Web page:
Opportunities Abound When Selling Rural Real Estate
Internal Revenue Code (IRC) Section 1031 permits real property which is held for productive use in a trade or business or held for investment to be exchanged for other like-kind real property while deferring capital gains and recapture taxes which would otherwise result from the sale of a property. The definition of like-kind is so broad that almost any perpetual interest in real property of any type will be treated as like-kind to any other perpetual real property interest. Consequently, one is not limited to an exchange of a ranch for another ranch or a farm for another farm. Instead, a farm can be exchanged for a commercial office property, a residential rental property, multi-family or a commercial office building.
Real property held for productive use in a trade or business or for investment can be exchanged for any like-kind real property to be held for either investment or productive use in a trade or business. When dealing with the sale of a farm or ranch, the most obvious form of qualifying real property is the actual acreage. However, land used as a farm or ranch can present additional 1031 exchange opportunities. For example:
- In states where water rights are considered to be real property, many farmers and ranchers are exchanging their rural water rights to acquire income-producing real estate, thereby increasing cash flow and reaping tax benefits from depreciation deductions.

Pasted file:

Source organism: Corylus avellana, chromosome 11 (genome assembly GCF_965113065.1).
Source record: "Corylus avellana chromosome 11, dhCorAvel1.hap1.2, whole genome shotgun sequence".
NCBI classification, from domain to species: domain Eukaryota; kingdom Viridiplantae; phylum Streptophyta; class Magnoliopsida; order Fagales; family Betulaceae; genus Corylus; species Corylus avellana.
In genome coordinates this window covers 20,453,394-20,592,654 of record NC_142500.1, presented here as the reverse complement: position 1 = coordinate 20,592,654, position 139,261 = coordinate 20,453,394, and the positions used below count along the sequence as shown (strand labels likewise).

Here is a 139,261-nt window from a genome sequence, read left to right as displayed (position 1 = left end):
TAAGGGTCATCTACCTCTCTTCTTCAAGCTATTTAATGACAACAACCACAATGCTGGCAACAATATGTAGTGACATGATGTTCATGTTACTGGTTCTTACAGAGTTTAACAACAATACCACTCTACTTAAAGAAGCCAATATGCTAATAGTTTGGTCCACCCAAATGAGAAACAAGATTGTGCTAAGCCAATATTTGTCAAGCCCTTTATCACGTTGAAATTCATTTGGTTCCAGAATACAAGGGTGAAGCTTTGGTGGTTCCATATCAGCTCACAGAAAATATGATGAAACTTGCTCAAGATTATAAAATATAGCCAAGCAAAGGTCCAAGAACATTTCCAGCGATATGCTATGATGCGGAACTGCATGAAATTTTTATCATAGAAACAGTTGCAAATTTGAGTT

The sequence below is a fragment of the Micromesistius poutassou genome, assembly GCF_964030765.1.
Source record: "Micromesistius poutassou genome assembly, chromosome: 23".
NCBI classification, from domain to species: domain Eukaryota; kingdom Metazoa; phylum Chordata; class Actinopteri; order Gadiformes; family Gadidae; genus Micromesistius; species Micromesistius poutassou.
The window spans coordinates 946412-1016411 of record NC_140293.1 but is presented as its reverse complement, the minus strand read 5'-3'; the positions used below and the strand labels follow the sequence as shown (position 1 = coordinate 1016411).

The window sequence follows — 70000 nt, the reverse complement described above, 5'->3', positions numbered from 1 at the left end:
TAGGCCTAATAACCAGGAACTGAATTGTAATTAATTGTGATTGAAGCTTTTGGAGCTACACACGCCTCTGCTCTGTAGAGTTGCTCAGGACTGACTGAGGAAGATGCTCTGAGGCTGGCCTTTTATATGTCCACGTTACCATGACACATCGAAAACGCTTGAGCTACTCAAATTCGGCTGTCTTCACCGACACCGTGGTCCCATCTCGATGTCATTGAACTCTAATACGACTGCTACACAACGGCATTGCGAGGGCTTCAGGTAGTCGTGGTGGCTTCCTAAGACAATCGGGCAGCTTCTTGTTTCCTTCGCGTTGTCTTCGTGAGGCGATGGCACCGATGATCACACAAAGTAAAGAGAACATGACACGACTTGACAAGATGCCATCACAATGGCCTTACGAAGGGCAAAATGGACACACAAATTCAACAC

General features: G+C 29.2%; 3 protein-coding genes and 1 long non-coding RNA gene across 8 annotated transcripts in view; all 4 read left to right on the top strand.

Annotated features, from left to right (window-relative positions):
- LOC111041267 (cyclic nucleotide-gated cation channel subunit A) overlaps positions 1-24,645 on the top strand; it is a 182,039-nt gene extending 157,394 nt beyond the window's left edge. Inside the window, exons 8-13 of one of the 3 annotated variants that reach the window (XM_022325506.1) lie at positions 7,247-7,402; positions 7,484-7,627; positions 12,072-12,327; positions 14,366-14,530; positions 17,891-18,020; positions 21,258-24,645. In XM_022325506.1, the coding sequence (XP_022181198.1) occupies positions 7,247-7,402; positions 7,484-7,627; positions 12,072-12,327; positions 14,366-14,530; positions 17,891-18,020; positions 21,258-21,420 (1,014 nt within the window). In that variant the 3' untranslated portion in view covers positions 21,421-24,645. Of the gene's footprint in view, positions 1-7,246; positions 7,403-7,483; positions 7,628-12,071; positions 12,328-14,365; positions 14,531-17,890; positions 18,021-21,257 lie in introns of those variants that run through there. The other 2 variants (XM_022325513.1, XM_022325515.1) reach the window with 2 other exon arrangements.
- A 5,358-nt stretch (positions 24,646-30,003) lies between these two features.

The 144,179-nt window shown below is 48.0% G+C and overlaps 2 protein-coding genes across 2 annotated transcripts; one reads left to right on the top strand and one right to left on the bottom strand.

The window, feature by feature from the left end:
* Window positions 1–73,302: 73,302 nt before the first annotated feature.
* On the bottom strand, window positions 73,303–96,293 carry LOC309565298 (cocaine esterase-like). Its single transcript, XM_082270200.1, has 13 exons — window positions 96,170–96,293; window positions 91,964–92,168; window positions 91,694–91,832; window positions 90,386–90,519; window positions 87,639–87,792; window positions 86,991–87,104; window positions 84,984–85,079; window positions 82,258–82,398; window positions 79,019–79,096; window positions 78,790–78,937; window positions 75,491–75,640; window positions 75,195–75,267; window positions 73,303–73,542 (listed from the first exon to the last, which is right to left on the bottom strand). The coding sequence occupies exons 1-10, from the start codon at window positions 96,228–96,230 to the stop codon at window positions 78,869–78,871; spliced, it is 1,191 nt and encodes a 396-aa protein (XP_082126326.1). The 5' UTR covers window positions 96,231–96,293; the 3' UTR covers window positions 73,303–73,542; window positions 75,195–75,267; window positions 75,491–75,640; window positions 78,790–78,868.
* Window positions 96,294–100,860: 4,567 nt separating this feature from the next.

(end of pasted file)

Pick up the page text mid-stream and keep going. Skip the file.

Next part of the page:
- Mineral rights may provide another 1031 exchange planning opportunity.
- Some rural property owners are conveying conservation easements on their land to acquire more productive property through an exchange.
- A 1031 exchange has been extremely useful in granting an agricultural easement in exchange for fee simple title in different property.
A seller of a farm or ranch may be able to take advantage of two different tax code sections to minimize capital gain tax liabilities upon the sale of real property. Under IRC §121, for example, farm and ranch sellers can often qualify for a tax exclusion on the primary residence portion of their property, while most or all of the remainder of the property can qualify for tax deferral under §1031. Section 121 allows a property owner to exclude capital gain taxes if the home was their primary residence for two of the last five years. Couples filing a joint tax return can exclude up to $500,000 of the capital gain on the sale of their principal residence while single filers can exclude up to $250,000.